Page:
Risk
10/19/2009
10:45 AM
Fritz Nelson
Fritz Nelson
Commentary
Connect Directly
Facebook
Google+
LinkedIn
Twitter
RSS
E-Mail
50%
50%

Full Nelson: The Growing Threat Of Cyberwarfare

Many more casualities will pile up, but policy and agreements will prove meaningless against today's anonymous cyberwarrior.

In light of the growing concern related to Google cyber attack, we're re-posting this column, which originally ran October 19, 2009.

Gladiators and jousters, Wild West gunslingers and kamikaze pilots, are long retired to history books and celluloid epics, each a reminder of war tactics from a bygone era. They're supplanted today by anonymous warriors--pseudonyms sitting in virtual garrisons, spying, probing, and launching attacks from non-descript buildings all over the world. This is not your father's war. It's not even your older brother's war. In cyberwarfare, there may be no victors, no spoils, just havoc, theft, and assault.

Those who cling mindlessly to notions of war driven by sovereignty and territorial conquest through armed forces should look no further than the specter of current events, where warlords live in caves and their henchmen strap on home-made explosives. Take shock value and terror and layer in the Internet's abstraction and suddenly those who hate or feel disenfranchised or seek wealth or yearn for sanity, or whatever else, gain instant targets and instant audience, and an almost-impossible cave to find.

New wars call for new rules and new definitions. Kris Herrin, chief security officer of Heartland Payment Systems, recently riveted banking industry veterans, as he often does when he folds his company's disastrous security breach inside out. The Russian hackers who breached Heartland and stole its data late last year outsource their malware development to India, have customer service guarantees, offer a help desk, and provide a fully automated attack platform (you can select a target and an attack method, much as you would customize a hand bag online).

It would be easy enough to label this cybercrime, but Russian civilians have engaged in cyberattacks against neighboring Georgia. During Herrin's talk, a Bank of America executive reminded the audience that the Department of Homeland Security revealed that Al-Qaeda had attacked banks worldwide to the tune of hundreds of millions of dollars to fund its operations. Cybercrime, or cyberwarfare? The Russian outfit that attacked Heartland breached 300 financial institutions. If they marched into America as armed militia, or took out electric grids with guns and tanks, would that be crime or war? The lines blur.

Fear and outrage followed North Korea's alleged infiltration of the Department of Justice and Federal Trade Commission computer systems. The U.S. reportedly hacked into Iran's systems early this decade to monitor that country's nuclear program. The New York Times reported that U.S. soldiers lured Al-Qaeda into a death trap by hacking into a computer and falsifying information. There are numerous reports on persistent probes from Chinese hackers into U.S. systems, including network operators penetrating several electric grids. Some government officials suspect China of building trapdoors (hidden code or altered physical layers) into the chips that run many of our computer systems.

Well-known security researcher Marcus Ranum argues that cyberwarfare doesn't exist, that cyberattacks only accompany a vast military invasion. Besides, what right-minded military would tolerate a weapon that could be disabled with a push of a button. And yet unmanned fighter drones capable of surveillance and strikes fly non-stop miles above Iraq and Afghanistan and regularly fall into automated holding patterns when pilots thousands of miles away lose Internet connectivity to the aircraft, cyberflanks exposed.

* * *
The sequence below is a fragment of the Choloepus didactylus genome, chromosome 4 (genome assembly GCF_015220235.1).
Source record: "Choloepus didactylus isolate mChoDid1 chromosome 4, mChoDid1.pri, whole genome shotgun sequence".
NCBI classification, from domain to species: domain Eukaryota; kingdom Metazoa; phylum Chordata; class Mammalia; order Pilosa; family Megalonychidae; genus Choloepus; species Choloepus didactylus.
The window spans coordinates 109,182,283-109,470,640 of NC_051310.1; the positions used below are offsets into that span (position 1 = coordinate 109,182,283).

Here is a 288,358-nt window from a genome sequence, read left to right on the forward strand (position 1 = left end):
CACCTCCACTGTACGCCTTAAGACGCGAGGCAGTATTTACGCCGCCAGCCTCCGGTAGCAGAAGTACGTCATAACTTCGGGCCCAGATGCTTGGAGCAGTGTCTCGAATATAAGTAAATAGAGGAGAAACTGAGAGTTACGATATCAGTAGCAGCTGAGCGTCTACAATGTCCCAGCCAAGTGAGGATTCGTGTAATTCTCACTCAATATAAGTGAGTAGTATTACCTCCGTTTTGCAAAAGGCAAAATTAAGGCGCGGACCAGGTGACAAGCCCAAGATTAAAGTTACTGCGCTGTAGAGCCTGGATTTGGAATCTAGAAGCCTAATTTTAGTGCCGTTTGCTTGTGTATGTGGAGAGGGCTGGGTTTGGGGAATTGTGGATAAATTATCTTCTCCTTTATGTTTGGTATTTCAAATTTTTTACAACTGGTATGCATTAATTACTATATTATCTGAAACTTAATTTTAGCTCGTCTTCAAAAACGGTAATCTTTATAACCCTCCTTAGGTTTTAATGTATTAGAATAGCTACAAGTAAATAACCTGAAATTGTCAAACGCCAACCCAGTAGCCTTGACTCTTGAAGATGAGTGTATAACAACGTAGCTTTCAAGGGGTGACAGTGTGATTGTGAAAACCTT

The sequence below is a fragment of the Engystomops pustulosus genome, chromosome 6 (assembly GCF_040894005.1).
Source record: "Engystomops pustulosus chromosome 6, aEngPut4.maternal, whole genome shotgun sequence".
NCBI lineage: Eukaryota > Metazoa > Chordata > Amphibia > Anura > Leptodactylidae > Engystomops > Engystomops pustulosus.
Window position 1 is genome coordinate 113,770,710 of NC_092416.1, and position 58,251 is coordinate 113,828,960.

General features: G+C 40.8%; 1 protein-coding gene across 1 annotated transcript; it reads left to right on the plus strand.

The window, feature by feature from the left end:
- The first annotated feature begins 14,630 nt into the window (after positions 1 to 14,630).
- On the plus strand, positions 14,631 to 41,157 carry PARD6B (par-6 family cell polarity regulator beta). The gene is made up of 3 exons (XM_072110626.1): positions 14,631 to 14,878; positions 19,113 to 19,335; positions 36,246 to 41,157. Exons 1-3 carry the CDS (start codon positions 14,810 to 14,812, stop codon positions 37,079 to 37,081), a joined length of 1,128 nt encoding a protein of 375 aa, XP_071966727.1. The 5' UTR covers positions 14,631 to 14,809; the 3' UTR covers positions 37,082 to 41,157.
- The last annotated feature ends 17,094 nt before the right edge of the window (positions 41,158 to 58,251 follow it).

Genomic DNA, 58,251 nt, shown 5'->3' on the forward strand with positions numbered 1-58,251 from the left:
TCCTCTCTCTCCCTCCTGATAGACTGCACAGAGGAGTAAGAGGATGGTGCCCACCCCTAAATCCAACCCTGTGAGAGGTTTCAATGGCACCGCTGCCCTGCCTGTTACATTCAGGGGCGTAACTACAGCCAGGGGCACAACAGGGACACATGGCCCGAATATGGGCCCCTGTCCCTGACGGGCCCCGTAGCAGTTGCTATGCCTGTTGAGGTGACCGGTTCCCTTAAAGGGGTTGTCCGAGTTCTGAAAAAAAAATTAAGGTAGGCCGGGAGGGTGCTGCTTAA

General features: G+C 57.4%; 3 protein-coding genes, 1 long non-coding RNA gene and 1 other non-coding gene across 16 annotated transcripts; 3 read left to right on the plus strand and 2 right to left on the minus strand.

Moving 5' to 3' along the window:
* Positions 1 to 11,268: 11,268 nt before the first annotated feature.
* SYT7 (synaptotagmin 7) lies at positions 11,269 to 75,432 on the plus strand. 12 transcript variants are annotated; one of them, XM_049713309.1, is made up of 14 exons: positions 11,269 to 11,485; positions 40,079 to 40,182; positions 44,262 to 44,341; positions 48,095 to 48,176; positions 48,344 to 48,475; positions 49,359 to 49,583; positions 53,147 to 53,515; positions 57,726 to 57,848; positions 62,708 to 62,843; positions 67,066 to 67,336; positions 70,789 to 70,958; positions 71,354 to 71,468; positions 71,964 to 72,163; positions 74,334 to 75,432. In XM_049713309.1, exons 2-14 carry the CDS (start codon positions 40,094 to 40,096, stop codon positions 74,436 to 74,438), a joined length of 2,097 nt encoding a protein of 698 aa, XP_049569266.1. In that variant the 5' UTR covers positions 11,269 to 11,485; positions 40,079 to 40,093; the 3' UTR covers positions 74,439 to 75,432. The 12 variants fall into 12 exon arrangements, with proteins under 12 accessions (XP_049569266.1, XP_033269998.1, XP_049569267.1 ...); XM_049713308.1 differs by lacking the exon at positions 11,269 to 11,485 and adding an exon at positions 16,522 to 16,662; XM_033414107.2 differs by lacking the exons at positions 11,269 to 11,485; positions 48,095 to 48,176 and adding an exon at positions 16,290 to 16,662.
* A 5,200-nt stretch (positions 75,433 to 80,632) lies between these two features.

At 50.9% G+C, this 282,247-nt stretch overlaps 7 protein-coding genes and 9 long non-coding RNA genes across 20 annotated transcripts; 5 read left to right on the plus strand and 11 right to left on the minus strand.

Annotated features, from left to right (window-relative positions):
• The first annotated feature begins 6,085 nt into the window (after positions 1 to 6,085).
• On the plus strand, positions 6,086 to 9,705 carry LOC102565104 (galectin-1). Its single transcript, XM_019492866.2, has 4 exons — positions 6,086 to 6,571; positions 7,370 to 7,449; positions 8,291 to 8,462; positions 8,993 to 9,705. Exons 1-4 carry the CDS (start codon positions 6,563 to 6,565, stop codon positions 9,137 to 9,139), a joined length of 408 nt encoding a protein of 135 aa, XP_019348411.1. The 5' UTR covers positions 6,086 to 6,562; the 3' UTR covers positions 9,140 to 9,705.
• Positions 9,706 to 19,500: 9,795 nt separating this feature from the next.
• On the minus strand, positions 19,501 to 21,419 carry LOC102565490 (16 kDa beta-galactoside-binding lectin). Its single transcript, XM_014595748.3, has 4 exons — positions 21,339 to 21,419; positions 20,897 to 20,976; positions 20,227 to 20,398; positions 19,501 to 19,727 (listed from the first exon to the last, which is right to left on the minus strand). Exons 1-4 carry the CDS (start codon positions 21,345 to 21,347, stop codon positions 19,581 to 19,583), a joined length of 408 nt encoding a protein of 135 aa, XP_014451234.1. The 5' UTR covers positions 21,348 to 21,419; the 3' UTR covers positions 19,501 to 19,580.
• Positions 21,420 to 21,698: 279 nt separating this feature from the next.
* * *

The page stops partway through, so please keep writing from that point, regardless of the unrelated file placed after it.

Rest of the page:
Previous
1 of 2
Next
Comment  | 
Print  | 
More Insights
Register for Dark Reading Newsletters
White Papers
Video
Cartoon
Current Issue
Flash Poll
Slideshows
Twitter Feed
Dark Reading - Bug Report
Bug Report
Enterprise Vulnerabilities
From DHS/US-CERT's National Vulnerability Database
CVE-2015-2987
Published: 2015-08-28
Type74 ED before 4.0 misuses 128-bit ECB encryption for small files, which makes it easier for attackers to obtain plaintext data via differential cryptanalysis of a file with an original length smaller than 128 bits.

CVE-2015-6266
Published: 2015-08-28
The guest portal in Cisco Identity Services Engine (ISE) 3300 1.2(0.899) does not restrict access to uploaded HTML documents, which allows remote attackers to obtain sensitive information from customized documents via a direct request, aka Bug ID CSCuo78045.

CVE-2015-5367
Published: 2015-08-27
The HP lt4112 LTE/HSPA+ Gobi 4G module with firmware before 12.500.00.15.1803 on EliteBook, ElitePad, Elite, ProBook, Spectre, ZBook, and mt41 Thin Client devices allows local users to gain privileges via unspecified vectors.

CVE-2015-5368
Published: 2015-08-27
The HP lt4112 LTE/HSPA+ Gobi 4G module with firmware before 12.500.00.15.1803 on EliteBook, ElitePad, Elite, ProBook, Spectre, ZBook, and mt41 Thin Client devices allows remote attackers to modify data or cause a denial of service, or execute arbitrary code, via unspecified vectors.

CVE-2013-7424
Published: 2015-08-26
The getaddrinfo function in glibc before 2.15, when compiled with libidn and the AI_IDN flag is used, allows context-dependent attackers to cause a denial of service (invalid free) and possibly execute arbitrary code via unspecified vectors, as demonstrated by an internationalized domain name to pin...

Dark Reading Radio
Archived Dark Reading Radio
Another Black Hat is in the books and Dark Reading was there. Join the editors as they share their top stories, biggest lessons, and best conversations from the premier security conference.